• Cross-border trade in services. The articles in this chapter emphasize the need to support the development of trade in services by SMEs and enable business models for SMEs such as direct sales services. It is also stressed that the licensing procedures for a service sector do not contain any disproportionate responsibility for SMEs.
  • Digital commerce. It looks at both interactive computer services and government open data to collectively figure out how each party can expand access and use of government information to improve and generate business opportunities, especially for SMEs.
  • Intellectual property rights. One of the tasks of the Intellectual Property Rights Committee (DPI Committee), which includes government representatives from each country, is to analyze intellectual property issues that are particularly relevant to small and medium-sized enterprises.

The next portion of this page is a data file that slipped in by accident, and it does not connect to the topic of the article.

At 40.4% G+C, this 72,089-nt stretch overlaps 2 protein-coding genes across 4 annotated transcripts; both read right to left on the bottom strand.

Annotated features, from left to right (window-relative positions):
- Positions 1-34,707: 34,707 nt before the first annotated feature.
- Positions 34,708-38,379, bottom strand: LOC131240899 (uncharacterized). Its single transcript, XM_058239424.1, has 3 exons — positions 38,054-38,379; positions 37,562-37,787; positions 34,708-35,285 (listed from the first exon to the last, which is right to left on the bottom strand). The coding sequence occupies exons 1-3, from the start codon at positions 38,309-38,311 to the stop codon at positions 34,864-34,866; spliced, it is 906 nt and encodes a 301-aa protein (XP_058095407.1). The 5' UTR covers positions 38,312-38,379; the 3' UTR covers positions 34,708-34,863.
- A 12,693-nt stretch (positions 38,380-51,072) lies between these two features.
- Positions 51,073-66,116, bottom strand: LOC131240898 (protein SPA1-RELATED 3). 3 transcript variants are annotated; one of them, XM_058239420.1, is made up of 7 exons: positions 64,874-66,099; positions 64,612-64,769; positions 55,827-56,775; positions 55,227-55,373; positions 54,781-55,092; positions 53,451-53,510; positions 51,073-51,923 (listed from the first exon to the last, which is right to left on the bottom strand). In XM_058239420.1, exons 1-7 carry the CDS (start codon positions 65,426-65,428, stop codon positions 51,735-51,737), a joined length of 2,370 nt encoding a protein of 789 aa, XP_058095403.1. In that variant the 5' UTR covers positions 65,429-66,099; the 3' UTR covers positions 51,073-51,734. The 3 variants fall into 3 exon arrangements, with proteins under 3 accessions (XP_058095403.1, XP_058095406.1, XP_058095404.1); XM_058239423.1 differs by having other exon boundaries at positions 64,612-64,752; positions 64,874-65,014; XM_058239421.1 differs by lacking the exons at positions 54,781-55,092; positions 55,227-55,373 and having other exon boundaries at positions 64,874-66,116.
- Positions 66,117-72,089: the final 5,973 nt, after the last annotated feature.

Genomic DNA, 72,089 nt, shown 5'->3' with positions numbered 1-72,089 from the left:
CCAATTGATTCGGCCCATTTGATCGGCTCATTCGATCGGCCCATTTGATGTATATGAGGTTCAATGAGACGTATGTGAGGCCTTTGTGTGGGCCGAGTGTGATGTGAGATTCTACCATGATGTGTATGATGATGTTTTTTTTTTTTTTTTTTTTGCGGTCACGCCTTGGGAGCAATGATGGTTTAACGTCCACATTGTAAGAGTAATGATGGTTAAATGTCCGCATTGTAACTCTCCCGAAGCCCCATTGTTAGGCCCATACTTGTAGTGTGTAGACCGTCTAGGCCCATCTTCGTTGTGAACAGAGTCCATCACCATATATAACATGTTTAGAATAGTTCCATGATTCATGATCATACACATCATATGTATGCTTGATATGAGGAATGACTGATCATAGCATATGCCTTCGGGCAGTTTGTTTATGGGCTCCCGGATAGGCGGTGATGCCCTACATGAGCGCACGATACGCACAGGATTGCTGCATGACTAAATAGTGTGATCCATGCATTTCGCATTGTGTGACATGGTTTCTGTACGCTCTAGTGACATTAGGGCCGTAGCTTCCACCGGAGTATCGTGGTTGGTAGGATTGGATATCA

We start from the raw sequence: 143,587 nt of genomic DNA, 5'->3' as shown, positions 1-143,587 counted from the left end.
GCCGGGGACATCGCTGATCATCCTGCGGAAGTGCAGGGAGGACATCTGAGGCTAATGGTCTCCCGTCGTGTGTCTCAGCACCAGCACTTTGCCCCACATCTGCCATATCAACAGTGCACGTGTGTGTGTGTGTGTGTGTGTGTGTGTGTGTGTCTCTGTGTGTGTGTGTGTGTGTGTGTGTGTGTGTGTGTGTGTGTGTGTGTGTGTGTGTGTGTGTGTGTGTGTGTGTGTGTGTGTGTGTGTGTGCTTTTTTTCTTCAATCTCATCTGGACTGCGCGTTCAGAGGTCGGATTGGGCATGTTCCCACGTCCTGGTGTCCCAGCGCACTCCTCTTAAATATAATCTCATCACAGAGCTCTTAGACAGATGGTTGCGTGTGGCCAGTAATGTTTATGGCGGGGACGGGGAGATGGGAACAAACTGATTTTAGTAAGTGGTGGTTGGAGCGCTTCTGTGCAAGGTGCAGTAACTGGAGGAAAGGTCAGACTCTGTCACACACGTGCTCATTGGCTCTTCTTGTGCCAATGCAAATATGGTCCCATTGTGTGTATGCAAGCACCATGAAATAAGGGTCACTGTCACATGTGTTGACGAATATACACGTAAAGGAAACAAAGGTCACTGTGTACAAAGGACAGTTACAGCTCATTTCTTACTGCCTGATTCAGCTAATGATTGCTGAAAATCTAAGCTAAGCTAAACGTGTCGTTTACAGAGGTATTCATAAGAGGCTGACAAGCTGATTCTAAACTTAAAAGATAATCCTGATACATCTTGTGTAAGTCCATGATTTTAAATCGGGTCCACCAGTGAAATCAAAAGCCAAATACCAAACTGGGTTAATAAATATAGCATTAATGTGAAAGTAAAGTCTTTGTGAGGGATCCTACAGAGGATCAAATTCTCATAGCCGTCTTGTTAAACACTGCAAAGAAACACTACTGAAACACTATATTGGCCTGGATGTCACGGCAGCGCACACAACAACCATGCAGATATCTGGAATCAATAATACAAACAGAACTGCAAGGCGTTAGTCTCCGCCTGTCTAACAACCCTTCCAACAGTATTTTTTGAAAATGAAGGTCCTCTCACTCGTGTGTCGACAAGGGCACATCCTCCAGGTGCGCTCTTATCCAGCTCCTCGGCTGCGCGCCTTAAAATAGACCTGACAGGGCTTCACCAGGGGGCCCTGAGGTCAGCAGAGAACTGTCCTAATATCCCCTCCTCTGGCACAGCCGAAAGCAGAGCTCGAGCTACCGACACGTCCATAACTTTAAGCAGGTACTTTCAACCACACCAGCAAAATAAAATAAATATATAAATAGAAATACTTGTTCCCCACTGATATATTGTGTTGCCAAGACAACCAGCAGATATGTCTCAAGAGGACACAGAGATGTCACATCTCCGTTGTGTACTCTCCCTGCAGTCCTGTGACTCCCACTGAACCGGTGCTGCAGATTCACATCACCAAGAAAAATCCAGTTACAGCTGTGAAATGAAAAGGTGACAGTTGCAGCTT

• Job. In terms of cooperation, promoting productivity, innovation, competitiveness, training and human capital development in the workplace, including the SMEs in their approach, is one of the key issues for compliance with labor regulations.
  • Surroundings. Specifically, the Wild Marine Capture article on fishing reaffirms the development and livelihood of fishing communities, including artisanal, small-scale and indigenous fisheries. In this sense, small or local businesses are recognized in relation to the environment with the intention of defining a framework for competition but also for sustainability.